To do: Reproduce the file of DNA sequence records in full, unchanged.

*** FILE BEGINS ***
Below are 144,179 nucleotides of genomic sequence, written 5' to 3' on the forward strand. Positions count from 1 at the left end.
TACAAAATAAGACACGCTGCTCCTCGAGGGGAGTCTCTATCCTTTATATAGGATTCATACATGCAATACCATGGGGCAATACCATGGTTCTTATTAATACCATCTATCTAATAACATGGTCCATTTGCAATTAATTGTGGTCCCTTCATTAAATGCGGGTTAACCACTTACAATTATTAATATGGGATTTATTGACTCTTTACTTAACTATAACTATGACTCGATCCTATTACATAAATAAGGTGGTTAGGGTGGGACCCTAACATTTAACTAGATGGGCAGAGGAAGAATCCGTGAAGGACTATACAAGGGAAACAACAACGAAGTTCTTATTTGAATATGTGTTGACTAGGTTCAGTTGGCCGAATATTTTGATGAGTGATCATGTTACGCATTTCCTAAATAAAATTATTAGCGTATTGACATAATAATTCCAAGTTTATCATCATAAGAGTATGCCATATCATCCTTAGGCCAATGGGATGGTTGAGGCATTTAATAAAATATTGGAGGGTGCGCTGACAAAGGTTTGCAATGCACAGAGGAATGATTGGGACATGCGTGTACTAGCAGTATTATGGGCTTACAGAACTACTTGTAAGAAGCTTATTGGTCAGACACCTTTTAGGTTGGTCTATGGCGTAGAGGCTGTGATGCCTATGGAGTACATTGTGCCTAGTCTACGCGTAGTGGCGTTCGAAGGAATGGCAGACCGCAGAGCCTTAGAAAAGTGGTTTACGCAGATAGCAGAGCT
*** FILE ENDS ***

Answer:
Below are 144,179 nucleotides of genomic sequence, written 5' to 3' on the forward strand. Positions count from 1 at the left end.
TACAAAATAAGACACGCTGCTCCTCGAGGGGAGTCTCTATCCTTTATATAGGATTCATACATGCAATACCATGGGGCAATACCATGGTTCTTATTAATACCATCTATCTAATAACATGGTCCATTTGCAATTAATTGTGGTCCCTTCATTAAATGCGGGTTAACCACTTACAATTATTAATATGGGATTTATTGACTCTTTACTTAACTATAACTATGACTCGATCCTATTACATAAATAAGGTGGTTAGGGTGGGACCCTAACATTTAACTAGATGGGCAGAGGAAGAATCCGTGAAGGACTATACAAGGGAAACAACAACGAAGTTCTTATTTGAATATGTGTTGACTAGGTTCAGTTGGCCGAATATTTTGATGAGTGATCATGTTACGCATTTCCTAAATAAAATTATTAGCGTATTGACATAATAATTCCAAGTTTATCATCATAAGAGTATGCCATATCATCCTTAGGCCAATGGGATGGTTGAGGCATTTAATAAAATATTGGAGGGTGCGCTGACAAAGGTTTGCAATGCACAGAGGAATGATTGGGACATGCGTGTACTAGCAGTATTATGGGCTTACAGAACTACTTGTAAGAAGCTTATTGGTCAGACACCTTTTAGGTTGGTCTATGGCGTAGAGGCTGTGATGCCTATGGAGTACATTGTGCCTAGTCTACGCGTAGTGGCGTTCGAAGGAATGGCAGACCGCAGAGCCTTAGAAAAGTGGTTTACGCAGATAGCAGAGCT